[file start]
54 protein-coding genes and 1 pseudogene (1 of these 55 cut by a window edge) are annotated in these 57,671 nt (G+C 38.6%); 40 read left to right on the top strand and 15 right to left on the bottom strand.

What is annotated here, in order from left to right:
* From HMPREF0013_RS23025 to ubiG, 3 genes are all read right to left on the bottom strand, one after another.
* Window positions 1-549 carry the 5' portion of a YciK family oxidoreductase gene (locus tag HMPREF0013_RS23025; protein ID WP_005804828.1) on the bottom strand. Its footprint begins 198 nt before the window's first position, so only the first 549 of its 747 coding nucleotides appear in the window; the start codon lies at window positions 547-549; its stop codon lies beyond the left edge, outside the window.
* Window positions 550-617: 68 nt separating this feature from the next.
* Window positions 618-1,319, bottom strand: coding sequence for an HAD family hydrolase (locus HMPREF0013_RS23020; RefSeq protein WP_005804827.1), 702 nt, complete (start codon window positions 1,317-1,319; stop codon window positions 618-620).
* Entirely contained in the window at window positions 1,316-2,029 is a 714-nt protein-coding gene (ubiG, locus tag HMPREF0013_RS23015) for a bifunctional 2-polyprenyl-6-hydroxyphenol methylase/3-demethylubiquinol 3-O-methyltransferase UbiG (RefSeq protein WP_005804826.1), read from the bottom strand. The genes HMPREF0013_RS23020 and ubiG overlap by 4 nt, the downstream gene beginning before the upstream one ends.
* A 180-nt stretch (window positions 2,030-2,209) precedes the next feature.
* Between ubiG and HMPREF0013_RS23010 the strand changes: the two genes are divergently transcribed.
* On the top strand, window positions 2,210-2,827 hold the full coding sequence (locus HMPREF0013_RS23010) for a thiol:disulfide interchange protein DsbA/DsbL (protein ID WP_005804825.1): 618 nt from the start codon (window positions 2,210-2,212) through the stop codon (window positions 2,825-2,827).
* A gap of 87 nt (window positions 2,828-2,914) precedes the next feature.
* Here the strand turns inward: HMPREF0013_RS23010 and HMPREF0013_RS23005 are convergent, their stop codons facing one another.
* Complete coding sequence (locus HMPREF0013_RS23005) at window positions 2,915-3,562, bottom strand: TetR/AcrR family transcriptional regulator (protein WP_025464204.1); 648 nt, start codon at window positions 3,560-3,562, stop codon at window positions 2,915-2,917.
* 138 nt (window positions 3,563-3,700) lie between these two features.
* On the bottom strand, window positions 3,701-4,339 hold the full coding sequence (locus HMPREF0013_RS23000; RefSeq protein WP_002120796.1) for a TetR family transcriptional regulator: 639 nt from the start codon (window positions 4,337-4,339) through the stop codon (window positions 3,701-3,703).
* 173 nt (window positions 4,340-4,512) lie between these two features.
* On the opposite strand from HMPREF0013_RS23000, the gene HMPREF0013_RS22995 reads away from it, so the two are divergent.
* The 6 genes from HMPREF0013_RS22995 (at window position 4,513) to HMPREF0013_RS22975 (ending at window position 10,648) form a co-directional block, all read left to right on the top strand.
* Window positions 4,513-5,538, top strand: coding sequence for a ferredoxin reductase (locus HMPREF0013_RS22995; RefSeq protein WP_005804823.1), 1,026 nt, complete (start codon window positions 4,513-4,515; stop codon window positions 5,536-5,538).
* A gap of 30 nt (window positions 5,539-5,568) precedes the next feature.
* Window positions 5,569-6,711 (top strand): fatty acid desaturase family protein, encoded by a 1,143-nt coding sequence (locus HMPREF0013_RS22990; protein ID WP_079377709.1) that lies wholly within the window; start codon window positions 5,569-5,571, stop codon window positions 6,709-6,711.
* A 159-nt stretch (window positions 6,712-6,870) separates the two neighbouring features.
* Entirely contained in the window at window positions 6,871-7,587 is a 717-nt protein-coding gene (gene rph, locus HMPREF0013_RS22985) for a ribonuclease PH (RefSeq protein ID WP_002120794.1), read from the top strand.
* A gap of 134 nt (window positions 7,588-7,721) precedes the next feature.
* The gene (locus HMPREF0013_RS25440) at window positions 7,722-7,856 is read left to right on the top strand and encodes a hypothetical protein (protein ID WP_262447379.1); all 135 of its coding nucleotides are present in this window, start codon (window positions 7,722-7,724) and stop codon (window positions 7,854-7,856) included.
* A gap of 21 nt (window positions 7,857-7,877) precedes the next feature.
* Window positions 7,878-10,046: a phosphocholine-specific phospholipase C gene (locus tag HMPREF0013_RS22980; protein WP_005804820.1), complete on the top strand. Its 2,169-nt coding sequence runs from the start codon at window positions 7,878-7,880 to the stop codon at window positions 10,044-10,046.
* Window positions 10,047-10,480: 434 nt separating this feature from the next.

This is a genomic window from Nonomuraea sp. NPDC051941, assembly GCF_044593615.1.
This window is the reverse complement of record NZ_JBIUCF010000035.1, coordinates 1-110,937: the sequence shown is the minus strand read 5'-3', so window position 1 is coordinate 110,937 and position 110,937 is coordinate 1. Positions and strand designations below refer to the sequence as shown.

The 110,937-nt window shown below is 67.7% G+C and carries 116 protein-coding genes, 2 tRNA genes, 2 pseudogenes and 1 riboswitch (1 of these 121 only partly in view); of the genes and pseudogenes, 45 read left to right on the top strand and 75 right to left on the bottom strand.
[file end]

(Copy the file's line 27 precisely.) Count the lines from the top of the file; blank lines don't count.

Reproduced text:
* Window positions 7,878-10,046: a phosphocholine-specific phospholipase C gene (locus tag HMPREF0013_RS22980; protein WP_005804820.1), complete on the top strand. Its 2,169-nt coding sequence runs from the start codon at window positions 7,878-7,880 to the stop codon at window positions 10,044-10,046.